Best:

  • Using a combination of LLC and land trust to protect your rental properties. These are more complex legal structures that can provide even more protection than a traditional LLC alone.

Here are some of the key things to keep in mind when choosing an asset protection strategy for your rental properties:

  • Your risk tolerance: If you are not very worried about being sued, you may not need the best level of protection. However, if you are worried about being sued, you should use the best level of protection that you can afford.
  • Your state laws: The laws governing asset protection vary from state to state. You should consult with an attorney in your state to make sure that you are using the best asset protection strategy for your situation.
  • Your budget: The cost of asset protection can vary depending on the type of protection that you choose. You should make sure that you can afford the cost of the protection that you choose.
VERY good advice.  

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Don Konipol
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Don Konipol
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Replied Mar 4 2024, 04:22
Quote from @Ronald Rohde:

We form these often. Its just up to your personal preferences on risk mitigation.

TX LLC owned by a WY LLC offers a lot of protection that may be overkill for a SFR worth $400k and $150k in equity.

We offer anonymous TX LLCs through our law firm, half the cost and all the benefit.

I'm an investor, and don't use WY.

Yup, I had the occasion only once to utilize an LLC (Texas) in which all paperwork appeared in the name of a nominee whose relationship with myself was governed by a non recorded contract.  Normally I’m okay with having a trail leading back to myself, but this property was a SPECIAL circumstance.
It’s important to realize that it’s not only “paranoia and overkill” when someone doesn’t want their name associated with a particular property.  An example is someone hiding from another who wishes to do them harm.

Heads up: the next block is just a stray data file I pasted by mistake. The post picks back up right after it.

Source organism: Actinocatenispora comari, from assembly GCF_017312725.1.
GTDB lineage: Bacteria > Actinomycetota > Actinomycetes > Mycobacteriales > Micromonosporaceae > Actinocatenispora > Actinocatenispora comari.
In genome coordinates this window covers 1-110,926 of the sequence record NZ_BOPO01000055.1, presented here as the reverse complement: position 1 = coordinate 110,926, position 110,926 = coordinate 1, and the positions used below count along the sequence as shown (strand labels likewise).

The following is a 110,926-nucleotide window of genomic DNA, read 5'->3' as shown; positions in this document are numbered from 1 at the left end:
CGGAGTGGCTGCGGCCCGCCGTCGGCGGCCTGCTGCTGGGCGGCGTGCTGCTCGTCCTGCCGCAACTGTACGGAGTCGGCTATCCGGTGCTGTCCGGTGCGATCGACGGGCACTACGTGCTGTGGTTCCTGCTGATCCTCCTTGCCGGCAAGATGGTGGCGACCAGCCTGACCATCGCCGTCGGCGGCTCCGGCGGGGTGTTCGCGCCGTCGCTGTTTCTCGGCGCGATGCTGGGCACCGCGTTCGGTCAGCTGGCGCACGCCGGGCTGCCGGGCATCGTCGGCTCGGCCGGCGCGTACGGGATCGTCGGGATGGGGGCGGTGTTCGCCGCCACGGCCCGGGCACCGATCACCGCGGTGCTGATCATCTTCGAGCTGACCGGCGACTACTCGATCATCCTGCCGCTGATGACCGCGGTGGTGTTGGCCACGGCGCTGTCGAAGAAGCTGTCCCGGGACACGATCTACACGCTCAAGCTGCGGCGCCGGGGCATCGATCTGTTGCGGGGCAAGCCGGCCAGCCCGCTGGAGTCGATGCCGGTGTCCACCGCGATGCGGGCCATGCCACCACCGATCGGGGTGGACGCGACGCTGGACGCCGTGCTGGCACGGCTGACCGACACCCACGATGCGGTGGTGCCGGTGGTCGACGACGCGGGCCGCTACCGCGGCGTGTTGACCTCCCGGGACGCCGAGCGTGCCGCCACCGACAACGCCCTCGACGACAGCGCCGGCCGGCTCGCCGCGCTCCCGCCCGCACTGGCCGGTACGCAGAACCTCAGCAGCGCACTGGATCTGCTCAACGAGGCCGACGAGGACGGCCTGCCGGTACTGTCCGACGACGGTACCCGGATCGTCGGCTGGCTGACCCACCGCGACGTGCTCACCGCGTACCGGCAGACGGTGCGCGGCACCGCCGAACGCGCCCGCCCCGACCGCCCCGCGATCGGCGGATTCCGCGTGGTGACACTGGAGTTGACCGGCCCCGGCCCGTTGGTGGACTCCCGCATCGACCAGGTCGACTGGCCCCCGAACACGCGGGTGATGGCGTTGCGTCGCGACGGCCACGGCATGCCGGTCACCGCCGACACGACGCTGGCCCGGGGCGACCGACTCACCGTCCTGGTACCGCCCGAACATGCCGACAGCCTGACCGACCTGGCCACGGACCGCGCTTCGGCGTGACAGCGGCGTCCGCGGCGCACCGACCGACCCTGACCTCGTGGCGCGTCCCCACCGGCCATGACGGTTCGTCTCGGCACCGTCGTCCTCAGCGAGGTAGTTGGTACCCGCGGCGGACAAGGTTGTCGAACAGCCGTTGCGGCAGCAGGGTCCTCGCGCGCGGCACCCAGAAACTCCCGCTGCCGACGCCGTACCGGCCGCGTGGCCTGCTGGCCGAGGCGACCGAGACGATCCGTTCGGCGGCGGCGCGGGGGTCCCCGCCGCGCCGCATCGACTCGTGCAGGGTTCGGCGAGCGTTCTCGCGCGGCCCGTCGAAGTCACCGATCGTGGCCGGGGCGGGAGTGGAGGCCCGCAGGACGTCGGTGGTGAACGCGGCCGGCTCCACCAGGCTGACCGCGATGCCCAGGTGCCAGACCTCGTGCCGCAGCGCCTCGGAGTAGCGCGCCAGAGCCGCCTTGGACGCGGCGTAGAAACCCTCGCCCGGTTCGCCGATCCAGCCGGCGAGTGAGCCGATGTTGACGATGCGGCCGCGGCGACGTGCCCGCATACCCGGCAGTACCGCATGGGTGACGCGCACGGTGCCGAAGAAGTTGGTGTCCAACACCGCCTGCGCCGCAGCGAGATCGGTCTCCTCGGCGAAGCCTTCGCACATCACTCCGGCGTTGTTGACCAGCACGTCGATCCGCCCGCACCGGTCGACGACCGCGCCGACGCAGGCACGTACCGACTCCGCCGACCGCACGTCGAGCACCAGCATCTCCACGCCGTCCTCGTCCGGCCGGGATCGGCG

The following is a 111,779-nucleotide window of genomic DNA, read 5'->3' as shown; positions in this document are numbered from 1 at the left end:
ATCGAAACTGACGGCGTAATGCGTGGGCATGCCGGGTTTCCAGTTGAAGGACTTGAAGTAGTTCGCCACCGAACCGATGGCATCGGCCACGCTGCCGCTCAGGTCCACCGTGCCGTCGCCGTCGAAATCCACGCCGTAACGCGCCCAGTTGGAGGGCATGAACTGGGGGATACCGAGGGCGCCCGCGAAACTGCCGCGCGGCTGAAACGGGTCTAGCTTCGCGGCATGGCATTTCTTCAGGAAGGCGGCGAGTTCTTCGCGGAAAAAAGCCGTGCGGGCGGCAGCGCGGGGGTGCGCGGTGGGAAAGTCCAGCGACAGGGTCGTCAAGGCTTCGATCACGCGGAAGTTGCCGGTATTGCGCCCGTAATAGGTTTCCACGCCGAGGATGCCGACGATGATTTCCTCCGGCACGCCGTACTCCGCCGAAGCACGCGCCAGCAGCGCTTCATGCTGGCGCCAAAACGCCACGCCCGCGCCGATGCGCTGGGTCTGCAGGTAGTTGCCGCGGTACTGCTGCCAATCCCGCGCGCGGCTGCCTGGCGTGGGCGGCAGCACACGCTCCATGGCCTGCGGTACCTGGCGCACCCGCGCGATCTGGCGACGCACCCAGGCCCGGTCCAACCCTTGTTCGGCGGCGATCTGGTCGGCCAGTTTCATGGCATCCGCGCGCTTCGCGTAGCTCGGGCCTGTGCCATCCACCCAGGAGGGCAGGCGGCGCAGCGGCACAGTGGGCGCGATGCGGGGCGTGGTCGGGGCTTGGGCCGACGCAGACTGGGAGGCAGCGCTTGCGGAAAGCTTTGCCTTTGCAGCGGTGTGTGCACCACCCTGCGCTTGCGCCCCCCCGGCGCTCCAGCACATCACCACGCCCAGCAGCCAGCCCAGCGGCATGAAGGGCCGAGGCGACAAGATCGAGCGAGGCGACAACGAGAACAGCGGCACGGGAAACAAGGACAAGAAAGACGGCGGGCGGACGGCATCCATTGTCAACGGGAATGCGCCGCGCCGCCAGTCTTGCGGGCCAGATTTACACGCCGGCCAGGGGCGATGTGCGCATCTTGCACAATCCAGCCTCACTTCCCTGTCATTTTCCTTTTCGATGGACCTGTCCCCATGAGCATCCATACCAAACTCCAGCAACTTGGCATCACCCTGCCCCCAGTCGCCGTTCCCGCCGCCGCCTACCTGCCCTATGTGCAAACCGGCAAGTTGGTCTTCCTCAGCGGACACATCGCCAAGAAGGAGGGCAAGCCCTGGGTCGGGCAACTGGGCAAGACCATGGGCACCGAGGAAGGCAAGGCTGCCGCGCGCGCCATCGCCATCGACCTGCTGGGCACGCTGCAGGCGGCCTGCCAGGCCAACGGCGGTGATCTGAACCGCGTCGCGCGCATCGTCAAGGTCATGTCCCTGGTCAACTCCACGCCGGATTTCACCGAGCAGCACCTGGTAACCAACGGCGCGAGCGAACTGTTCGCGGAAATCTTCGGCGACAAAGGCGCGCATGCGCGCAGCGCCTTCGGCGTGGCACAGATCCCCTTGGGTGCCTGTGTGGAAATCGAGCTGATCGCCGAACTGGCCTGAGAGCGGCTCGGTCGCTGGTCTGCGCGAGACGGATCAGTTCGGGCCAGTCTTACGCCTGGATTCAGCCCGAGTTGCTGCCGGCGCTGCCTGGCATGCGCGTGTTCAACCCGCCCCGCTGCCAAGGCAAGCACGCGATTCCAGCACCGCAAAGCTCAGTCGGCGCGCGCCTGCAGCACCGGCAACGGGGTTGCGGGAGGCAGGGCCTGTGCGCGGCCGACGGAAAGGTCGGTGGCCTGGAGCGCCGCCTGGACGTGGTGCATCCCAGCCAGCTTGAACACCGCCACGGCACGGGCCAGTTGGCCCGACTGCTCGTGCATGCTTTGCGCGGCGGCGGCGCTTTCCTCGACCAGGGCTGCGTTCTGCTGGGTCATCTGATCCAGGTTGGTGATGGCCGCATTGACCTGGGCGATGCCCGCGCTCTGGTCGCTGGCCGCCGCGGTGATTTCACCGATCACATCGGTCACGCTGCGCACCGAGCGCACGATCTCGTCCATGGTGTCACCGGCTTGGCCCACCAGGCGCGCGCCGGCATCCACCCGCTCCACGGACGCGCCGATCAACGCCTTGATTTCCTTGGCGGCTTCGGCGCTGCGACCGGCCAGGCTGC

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Zachary Jensen
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Zachary Jensen
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Replied Mar 4 2024, 04:29
Quote from @Don Konipol:
Quote from @Zachary Jensen:

As an accountant, I like to share this tier list to see the full spectrum of asset protection and what is needed for your individual situation: 

Worst:

– No coverage, held in your name.

Bad:

  • Relying on insurance. This is the most basic level of protection and it is not very effective, but it is still better than nothing. Insurance companies have many exclusions and they may not cover everything, but they can help to pay for some of the costs of a lawsuit.

Good:

  • Using one LLC for all of your rental properties. This is better than relying on insurance because it protects your personal assets from liability. However, if someone sues you and wins, they could take all of your rental properties.

Better:

  • Using a separate LLC for each rental property. This is the best level of protection because it isolates each property from the others. If someone sues you and wins, they can only take the LLC that owns the property that was involved in the lawsuit.

Best:

  • Using a combination of LLC and land trust to protect your rental properties. These are more complex legal structures that can provide even more protection than a traditional LLC alone.

Here are some of the key things to keep in mind when choosing an asset protection strategy for your rental properties:

  • Your risk tolerance: If you are not very worried about being sued, you may not need the best level of protection. However, if you are worried about being sued, you should use the best level of protection that you can afford.
  • Your state laws: The laws governing asset protection vary from state to state. You should consult with an attorney in your state to make sure that you are using the best asset protection strategy for your situation.
  • Your budget: The cost of asset protection can vary depending on the type of protection that you choose. You should make sure that you can afford the cost of the protection that you choose.
VERY good advice.  

 Thank you sir!